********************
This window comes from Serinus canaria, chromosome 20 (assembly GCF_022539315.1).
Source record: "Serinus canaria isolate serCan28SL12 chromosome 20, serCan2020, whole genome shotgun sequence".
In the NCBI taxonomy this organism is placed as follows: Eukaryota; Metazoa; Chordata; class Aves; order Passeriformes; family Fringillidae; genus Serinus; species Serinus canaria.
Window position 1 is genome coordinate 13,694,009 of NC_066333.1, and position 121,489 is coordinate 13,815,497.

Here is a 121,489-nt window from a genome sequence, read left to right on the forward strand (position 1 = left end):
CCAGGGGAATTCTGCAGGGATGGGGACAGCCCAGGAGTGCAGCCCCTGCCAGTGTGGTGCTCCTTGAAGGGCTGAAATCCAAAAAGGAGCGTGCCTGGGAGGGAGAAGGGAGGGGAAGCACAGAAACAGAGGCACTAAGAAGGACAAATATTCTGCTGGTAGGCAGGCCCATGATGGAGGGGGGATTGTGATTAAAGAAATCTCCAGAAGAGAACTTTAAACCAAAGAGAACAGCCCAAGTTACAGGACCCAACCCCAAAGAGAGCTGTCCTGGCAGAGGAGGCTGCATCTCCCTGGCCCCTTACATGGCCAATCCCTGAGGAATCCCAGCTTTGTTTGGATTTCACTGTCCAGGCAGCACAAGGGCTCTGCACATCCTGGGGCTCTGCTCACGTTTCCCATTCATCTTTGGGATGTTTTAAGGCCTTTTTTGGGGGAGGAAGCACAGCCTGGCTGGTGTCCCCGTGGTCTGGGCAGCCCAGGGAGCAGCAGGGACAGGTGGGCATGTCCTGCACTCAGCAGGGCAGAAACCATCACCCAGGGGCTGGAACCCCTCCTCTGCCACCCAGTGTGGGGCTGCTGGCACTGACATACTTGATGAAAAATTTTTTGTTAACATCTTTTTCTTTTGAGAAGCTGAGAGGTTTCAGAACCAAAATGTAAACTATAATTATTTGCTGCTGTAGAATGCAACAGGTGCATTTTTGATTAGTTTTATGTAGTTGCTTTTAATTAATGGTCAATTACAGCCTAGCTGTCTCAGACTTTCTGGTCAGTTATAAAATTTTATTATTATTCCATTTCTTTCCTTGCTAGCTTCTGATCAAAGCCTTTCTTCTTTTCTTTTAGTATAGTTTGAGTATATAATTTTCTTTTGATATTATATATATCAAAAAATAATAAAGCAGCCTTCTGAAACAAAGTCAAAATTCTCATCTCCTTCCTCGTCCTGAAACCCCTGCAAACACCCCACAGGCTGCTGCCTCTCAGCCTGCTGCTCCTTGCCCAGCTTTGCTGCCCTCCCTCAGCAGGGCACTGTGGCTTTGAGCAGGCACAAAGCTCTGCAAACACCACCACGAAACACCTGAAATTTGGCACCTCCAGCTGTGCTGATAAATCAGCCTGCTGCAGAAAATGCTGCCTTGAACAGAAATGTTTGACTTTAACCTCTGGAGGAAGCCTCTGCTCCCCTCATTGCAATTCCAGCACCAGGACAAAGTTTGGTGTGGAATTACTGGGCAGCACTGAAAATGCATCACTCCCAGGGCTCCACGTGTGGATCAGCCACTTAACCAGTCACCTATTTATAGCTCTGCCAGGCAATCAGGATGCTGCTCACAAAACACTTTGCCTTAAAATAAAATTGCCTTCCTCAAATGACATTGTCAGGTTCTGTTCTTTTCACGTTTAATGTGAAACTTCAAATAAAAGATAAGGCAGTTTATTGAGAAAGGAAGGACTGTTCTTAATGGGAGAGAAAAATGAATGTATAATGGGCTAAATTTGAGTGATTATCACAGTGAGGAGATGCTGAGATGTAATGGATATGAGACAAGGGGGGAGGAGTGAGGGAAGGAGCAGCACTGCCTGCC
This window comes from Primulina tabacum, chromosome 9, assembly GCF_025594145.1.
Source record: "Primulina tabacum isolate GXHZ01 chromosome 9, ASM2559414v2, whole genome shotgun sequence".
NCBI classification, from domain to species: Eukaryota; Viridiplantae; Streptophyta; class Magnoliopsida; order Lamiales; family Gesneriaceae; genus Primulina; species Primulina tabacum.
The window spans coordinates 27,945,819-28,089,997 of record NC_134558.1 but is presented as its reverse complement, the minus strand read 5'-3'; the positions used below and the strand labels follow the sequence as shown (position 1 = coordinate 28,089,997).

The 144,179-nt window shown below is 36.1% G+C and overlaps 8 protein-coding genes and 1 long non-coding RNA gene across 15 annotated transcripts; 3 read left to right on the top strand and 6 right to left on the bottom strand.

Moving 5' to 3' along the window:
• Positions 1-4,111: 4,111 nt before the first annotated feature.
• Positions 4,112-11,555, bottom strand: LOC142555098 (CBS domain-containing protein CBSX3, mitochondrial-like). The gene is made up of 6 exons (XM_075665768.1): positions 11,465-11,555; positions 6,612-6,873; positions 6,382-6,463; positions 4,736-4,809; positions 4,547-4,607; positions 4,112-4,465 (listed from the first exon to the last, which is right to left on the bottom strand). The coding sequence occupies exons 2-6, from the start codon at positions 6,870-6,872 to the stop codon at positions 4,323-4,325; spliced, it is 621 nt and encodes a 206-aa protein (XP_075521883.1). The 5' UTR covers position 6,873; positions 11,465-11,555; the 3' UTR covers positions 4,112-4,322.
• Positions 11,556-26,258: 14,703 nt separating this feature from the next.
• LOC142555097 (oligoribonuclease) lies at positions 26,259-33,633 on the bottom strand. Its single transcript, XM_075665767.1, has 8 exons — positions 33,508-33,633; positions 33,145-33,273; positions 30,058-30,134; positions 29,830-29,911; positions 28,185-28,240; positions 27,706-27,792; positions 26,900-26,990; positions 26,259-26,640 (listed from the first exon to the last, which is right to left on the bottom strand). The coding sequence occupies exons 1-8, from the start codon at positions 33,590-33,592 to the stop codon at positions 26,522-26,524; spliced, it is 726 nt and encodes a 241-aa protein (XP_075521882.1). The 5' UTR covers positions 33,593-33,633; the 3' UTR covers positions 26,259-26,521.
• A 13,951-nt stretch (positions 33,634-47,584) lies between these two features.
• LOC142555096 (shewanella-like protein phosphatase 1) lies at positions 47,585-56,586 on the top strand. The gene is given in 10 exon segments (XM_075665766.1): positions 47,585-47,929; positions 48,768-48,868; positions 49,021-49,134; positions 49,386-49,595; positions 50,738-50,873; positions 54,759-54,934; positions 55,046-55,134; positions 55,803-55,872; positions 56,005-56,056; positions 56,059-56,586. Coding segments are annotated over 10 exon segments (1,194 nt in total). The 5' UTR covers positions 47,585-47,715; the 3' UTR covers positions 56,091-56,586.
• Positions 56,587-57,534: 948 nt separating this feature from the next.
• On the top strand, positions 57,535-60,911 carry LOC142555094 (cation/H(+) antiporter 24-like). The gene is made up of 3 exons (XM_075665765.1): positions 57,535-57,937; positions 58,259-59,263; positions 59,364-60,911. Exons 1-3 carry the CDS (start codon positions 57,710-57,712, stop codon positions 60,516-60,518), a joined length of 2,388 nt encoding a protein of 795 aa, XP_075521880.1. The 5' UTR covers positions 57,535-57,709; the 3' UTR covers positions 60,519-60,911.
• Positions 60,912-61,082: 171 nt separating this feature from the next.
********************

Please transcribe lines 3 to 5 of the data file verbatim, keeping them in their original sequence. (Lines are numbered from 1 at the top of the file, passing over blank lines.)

In the NCBI taxonomy this organism is placed as follows: Eukaryota; Metazoa; Chordata; class Aves; order Passeriformes; family Fringillidae; genus Serinus; species Serinus canaria.
Window position 1 is genome coordinate 13,694,009 of NC_066333.1, and position 121,489 is coordinate 13,815,497.

Here is a 121,489-nt window from a genome sequence, read left to right on the forward strand (position 1 = left end):